H˘j˘ S˘un (S˘unji Dono Nijuchichi Kajo article 5) Sato Legends of the Samurai pg. 250

Rules:

It is important to read the above information to incoorporate into your character.

You must undergo training before you recieve a sword, a sword will be given to you upon the graduation of class.

I will decide who is the heir based upon the performance in the training thread upon which I will be testing the basic principles of roleplaying along with advanced things that I see.

The heir becomes Lord when I am defeated and perform Seppuko. then everyone in order of most Kills moves up rank if appropriate..

If you lose a battle, your character must suicide unless he dies in combat. Either way upon the death of a character you can make another character.

If in a clan war in which we start losing we fight until every last one of us is dead.

The sword in which you get upon the end of training will have an enscription that is based on your performance.

wolfstrike
6th December 2004, 08:39 AM
Ace sign me up, i will make a char for this place in the week.

Tarukai
6th December 2004, 02:04 PM
I'm in Ace.

if I need to make a new character, PM me saying so please.

Hysteria
6th December 2004, 04:11 PM
i am in tooo :P

Ace_of_Spades
6th December 2004, 04:18 PM
Lol welcome, as soon as we get one more member I think it is, I can ask for a real thread... as for business, I like to have a democratic style of clan, I present an idea you guys vote... or I will ask for ideas, and say if I like it or not...

As for location, what do you guys want, mountains, plains, mountains and hills, mountains and valley, valley, plains and hills, hills whatever you guys vote on I will do.

Now icly, I am completely in charge, though as a benevolent dictator, not mean or anything. If you so wish you can fight me for my rank, but it has to be an Ic victory. However an automatic loser is determined if one of us or whomever takes my spot, and whomever, does not intiate fatigue and what not into their posts... but I don't think we will have to worry about it... if you know good roleplayers not in a clan, point them to us, we want strong roleplayers to start, the week can come later and we train them literaly.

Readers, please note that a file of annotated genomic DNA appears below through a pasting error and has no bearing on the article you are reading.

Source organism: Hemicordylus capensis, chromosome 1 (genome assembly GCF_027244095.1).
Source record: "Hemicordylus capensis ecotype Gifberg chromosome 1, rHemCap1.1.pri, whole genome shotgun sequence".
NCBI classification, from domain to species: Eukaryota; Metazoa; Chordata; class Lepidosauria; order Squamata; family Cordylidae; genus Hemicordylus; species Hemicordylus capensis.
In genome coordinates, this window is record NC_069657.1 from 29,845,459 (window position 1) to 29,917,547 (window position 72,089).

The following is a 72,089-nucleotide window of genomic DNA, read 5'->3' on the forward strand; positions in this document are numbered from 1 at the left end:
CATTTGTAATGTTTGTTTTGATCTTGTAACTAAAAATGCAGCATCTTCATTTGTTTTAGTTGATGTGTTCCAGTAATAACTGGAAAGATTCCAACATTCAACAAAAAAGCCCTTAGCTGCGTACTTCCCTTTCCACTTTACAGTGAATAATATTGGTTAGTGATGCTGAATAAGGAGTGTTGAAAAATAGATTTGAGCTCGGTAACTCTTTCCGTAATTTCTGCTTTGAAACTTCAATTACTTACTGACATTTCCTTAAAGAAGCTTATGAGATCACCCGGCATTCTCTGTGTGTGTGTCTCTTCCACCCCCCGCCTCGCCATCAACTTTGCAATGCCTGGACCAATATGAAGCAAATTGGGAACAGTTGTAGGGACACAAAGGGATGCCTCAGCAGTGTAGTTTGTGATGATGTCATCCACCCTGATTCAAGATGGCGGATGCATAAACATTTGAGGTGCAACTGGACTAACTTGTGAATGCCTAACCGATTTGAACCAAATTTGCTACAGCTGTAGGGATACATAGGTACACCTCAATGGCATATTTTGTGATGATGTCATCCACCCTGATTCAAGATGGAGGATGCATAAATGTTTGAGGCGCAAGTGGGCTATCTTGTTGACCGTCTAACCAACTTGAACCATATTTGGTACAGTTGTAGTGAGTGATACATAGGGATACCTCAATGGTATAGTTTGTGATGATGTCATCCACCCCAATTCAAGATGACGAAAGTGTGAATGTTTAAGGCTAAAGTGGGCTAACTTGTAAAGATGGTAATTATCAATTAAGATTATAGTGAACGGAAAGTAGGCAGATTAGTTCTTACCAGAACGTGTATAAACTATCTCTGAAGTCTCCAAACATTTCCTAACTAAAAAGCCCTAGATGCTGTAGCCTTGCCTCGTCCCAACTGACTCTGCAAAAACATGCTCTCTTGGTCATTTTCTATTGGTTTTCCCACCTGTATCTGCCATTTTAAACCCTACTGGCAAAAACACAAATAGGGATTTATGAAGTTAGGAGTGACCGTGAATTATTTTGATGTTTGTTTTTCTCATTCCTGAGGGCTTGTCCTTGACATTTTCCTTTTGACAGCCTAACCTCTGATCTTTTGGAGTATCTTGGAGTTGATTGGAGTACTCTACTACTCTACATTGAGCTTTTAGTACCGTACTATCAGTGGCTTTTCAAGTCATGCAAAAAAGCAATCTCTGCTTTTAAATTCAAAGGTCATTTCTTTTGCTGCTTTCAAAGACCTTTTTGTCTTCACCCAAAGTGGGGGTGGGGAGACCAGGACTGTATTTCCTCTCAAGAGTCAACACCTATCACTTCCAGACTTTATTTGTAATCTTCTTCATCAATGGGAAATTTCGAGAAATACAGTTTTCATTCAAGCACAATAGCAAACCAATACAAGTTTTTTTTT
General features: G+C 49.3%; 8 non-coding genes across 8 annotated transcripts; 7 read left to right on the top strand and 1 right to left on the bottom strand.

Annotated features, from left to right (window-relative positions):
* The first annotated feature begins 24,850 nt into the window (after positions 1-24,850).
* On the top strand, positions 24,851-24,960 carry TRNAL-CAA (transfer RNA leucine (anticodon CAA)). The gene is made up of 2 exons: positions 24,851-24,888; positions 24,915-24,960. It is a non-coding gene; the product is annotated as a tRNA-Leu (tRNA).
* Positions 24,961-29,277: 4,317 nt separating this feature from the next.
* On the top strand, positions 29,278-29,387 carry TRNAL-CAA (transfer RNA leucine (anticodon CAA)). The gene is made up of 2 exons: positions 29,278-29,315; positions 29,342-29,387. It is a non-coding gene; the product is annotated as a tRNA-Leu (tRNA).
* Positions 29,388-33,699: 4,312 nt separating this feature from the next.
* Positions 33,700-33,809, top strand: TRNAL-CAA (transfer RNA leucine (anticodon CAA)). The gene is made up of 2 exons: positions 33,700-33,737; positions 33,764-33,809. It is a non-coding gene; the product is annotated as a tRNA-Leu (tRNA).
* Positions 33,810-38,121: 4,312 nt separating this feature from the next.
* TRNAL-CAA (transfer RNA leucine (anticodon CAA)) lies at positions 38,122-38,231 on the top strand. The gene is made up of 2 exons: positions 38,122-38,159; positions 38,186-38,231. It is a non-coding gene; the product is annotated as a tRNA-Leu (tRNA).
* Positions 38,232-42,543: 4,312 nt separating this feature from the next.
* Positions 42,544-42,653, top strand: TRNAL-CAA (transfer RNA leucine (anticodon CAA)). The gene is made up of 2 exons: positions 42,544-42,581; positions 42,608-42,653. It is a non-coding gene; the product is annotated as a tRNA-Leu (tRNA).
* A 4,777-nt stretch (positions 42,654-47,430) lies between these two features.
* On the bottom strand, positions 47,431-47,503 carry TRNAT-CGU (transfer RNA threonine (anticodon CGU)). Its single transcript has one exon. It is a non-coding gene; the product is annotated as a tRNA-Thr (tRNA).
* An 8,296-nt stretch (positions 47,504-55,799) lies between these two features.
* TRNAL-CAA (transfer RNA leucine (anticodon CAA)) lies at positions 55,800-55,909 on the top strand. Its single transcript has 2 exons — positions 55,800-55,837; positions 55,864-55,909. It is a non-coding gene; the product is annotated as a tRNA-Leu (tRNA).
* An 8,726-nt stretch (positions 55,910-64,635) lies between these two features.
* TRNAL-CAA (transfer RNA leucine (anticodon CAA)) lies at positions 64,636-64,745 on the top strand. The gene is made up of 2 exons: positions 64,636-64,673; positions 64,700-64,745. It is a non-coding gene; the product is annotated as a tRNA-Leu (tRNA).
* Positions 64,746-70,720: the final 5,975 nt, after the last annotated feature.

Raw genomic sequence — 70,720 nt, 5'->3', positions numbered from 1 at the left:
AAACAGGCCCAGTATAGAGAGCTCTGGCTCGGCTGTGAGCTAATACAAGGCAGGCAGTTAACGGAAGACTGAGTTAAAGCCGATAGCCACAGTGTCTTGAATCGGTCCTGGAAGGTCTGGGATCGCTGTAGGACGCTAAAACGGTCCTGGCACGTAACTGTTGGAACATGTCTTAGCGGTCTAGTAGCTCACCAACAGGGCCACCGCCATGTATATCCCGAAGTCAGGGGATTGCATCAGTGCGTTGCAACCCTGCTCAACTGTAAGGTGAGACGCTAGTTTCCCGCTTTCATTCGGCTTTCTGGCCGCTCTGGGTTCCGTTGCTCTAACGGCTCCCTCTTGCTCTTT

Anyone above the Teachers are allowed to teach one on one, the point of the teacher is to teach as a whole.

Pustolio
6th December 2004, 04:36 PM
Wow. This clan looks very very cool, Ace. I would like to join. My regular BA character is a samurai but perhaps I will create a new character profile.

Ace_of_Spades
6th December 2004, 04:38 PM
It would probably be best, cause I am trying to keep this as realistic as possible, but magic is allowed, so don't think it isn't

Hysteria
6th December 2004, 05:16 PM
I think a mountian keep, you know that classical temple with statues, lots of moss, rainforests, thick green foilage, and a stream. Now, make it so :P

Ace_of_Spades
6th December 2004, 05:19 PM
I will add it to the main thread when it is made in a 6 days. next thing... what should our alliance be, nuetral, good, or evil.